I've joined a project that has a lot of files with SQL statements for creating a database that is used for integration testing.

I'm wondering how I can use these files to create a database for unit testing (using java and maven).

I can create a HSQL in-memory database for each unit test, or even use the spring jdbc embedded-database feature, but there's so many SQL statements to execute in the test setup that this is not scalable.

So I'd like to create a temporary database (that loads the SQL statements) at the start of the maven test phase, have the unit tests access this temporary database and perform various operations, then delete the temporary database at the end of the maven test phase.

I've looked at sql-maven-plugin which would allow me to do the test phase executions, but I'm not sure how to configure a temporary database that will be available across all unit tests. There's no server to connect to, and in-memory database will not work across multiple unit tests (I assume).

One option could be to use a unique temporary file, e.g. specifying the JDBC driver URL as jdbc:hsqldb:file:/path/to/temporary/file, but I'm not sure how to generate a unique temporary file in maven.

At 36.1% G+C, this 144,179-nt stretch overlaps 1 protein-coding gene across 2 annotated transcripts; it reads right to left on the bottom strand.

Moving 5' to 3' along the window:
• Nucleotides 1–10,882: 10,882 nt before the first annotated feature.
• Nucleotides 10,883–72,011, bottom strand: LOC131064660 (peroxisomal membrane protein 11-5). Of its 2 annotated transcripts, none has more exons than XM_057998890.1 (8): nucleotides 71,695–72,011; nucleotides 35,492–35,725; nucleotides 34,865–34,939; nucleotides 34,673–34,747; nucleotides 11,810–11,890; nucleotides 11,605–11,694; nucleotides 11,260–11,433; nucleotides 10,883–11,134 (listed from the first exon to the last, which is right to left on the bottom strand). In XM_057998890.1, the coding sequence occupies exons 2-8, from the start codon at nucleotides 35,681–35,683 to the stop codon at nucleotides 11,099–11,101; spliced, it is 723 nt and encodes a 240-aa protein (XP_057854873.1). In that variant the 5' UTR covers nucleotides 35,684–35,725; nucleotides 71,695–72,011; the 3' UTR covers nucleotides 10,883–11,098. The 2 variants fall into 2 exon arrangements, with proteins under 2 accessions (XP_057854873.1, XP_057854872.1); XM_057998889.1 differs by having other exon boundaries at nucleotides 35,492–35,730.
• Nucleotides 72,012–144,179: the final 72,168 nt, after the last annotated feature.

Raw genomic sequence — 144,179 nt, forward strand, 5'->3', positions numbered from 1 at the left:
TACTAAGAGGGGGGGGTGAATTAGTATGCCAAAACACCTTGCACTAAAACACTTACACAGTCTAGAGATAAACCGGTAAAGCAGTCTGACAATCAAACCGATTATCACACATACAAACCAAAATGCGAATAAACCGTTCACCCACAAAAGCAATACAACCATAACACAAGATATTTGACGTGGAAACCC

Any suggestions on how to do this, or if there's a better approach to take?

Update: I decide to use a file-based database created in target/db directory. I use the maven clean plugin to remove the target/db directory before tests are run, and the maven sql plugin to create the database from scripts.

2 Answers 2


For this case I have created the derby-maven-plugin. It's available from Maven Central, so you don't need to add any extra repositories or anything.

You could use it like this:

    <project ...>

For more info you can also check the USAGE.

  1. Why not create an on-disk H2 database, and have each test access it? So long as the tests don't run in parallel or interact with each other, you don't need a server.

  2. Even more so: just create memory databases in @Before and delete them in @After. Are you sure that's too slow?

  3. In pre-integration-test, you could launch an H2 (or derby) server, and shut it down in post-integration-test.

  4. You can write a maven plugin that uses session state to keep track of an embedded database service, but that's much the same as (3).

  • Thanks for the reply. Yes it is much to slow to create entire database in a @Before in each unit test. I'm not familiar with H2 or derby but will look into these. Feb 6, 2013 at 14:32
  • @Benson: As mentioned on one of your other posts yesterday, as recommended in 4), I have actually created a Maven plugin for this.
    – carlspring
    Feb 26, 2013 at 12:23

Your Answer

By clicking “Post Your Answer”, you agree to our terms of service, privacy policy and cookie policy

Not the answer you're looking for? Browse other questions tagged or ask your own question.